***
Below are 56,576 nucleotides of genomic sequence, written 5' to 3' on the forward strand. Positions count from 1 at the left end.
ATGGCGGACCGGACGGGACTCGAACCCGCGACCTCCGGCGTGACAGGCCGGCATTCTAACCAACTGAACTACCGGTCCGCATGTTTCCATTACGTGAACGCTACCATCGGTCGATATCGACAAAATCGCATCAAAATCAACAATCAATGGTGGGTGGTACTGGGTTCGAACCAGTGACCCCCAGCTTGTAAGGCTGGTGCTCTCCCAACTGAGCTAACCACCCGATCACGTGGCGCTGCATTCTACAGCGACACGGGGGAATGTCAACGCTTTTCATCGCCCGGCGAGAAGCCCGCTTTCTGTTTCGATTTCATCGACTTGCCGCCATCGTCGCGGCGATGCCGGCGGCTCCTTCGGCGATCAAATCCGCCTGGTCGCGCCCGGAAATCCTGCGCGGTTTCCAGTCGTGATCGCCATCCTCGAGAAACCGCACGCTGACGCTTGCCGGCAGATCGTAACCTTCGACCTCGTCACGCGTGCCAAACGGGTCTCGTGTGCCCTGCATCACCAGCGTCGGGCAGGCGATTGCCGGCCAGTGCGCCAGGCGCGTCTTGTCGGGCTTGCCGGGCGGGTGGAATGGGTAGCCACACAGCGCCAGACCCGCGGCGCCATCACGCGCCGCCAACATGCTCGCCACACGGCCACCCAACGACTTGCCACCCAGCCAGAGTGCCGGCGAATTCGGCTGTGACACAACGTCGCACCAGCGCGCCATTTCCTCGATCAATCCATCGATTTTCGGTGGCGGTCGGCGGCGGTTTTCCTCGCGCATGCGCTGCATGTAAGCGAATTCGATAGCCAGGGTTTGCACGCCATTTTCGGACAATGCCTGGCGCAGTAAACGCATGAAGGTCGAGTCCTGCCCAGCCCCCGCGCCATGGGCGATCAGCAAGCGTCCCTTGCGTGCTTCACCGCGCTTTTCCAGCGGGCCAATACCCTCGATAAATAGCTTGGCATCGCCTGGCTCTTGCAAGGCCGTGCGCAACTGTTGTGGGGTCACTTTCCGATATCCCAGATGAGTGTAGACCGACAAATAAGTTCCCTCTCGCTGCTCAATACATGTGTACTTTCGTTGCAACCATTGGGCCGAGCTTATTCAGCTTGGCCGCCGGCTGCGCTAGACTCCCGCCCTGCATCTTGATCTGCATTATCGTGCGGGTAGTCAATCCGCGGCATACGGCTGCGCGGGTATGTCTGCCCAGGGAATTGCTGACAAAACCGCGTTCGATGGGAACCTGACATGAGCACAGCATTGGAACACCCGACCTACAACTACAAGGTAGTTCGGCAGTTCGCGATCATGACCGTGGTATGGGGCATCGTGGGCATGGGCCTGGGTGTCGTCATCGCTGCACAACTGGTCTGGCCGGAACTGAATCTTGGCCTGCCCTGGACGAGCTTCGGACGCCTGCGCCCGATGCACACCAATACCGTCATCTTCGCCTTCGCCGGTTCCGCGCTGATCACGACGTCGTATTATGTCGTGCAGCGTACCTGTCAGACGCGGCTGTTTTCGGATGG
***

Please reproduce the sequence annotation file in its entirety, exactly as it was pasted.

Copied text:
Below are 56,576 nucleotides of genomic sequence, written 5' to 3' on the forward strand. Positions count from 1 at the left end.
ATGGCGGACCGGACGGGACTCGAACCCGCGACCTCCGGCGTGACAGGCCGGCATTCTAACCAACTGAACTACCGGTCCGCATGTTTCCATTACGTGAACGCTACCATCGGTCGATATCGACAAAATCGCATCAAAATCAACAATCAATGGTGGGTGGTACTGGGTTCGAACCAGTGACCCCCAGCTTGTAAGGCTGGTGCTCTCCCAACTGAGCTAACCACCCGATCACGTGGCGCTGCATTCTACAGCGACACGGGGGAATGTCAACGCTTTTCATCGCCCGGCGAGAAGCCCGCTTTCTGTTTCGATTTCATCGACTTGCCGCCATCGTCGCGGCGATGCCGGCGGCTCCTTCGGCGATCAAATCCGCCTGGTCGCGCCCGGAAATCCTGCGCGGTTTCCAGTCGTGATCGCCATCCTCGAGAAACCGCACGCTGACGCTTGCCGGCAGATCGTAACCTTCGACCTCGTCACGCGTGCCAAACGGGTCTCGTGTGCCCTGCATCACCAGCGTCGGGCAGGCGATTGCCGGCCAGTGCGCCAGGCGCGTCTTGTCGGGCTTGCCGGGCGGGTGGAATGGGTAGCCACACAGCGCCAGACCCGCGGCGCCATCACGCGCCGCCAACATGCTCGCCACACGGCCACCCAACGACTTGCCACCCAGCCAGAGTGCCGGCGAATTCGGCTGTGACACAACGTCGCACCAGCGCGCCATTTCCTCGATCAATCCATCGATTTTCGGTGGCGGTCGGCGGCGGTTTTCCTCGCGCATGCGCTGCATGTAAGCGAATTCGATAGCCAGGGTTTGCACGCCATTTTCGGACAATGCCTGGCGCAGTAAACGCATGAAGGTCGAGTCCTGCCCAGCCCCCGCGCCATGGGCGATCAGCAAGCGTCCCTTGCGTGCTTCACCGCGCTTTTCCAGCGGGCCAATACCCTCGATAAATAGCTTGGCATCGCCTGGCTCTTGCAAGGCCGTGCGCAACTGTTGTGGGGTCACTTTCCGATATCCCAGATGAGTGTAGACCGACAAATAAGTTCCCTCTCGCTGCTCAATACATGTGTACTTTCGTTGCAACCATTGGGCCGAGCTTATTCAGCTTGGCCGCCGGCTGCGCTAGACTCCCGCCCTGCATCTTGATCTGCATTATCGTGCGGGTAGTCAATCCGCGGCATACGGCTGCGCGGGTATGTCTGCCCAGGGAATTGCTGACAAAACCGCGTTCGATGGGAACCTGACATGAGCACAGCATTGGAACACCCGACCTACAACTACAAGGTAGTTCGGCAGTTCGCGATCATGACCGTGGTATGGGGCATCGTGGGCATGGGCCTGGGTGTCGTCATCGCTGCACAACTGGTCTGGCCGGAACTGAATCTTGGCCTGCCCTGGACGAGCTTCGGACGCCTGCGCCCGATGCACACCAATACCGTCATCTTCGCCTTCGCCGGTTCCGCGCTGATCACGACGTCGTATTATGTCGTGCAGCGTACCTGTCAGACGCGGCTGTTTTCGGATGG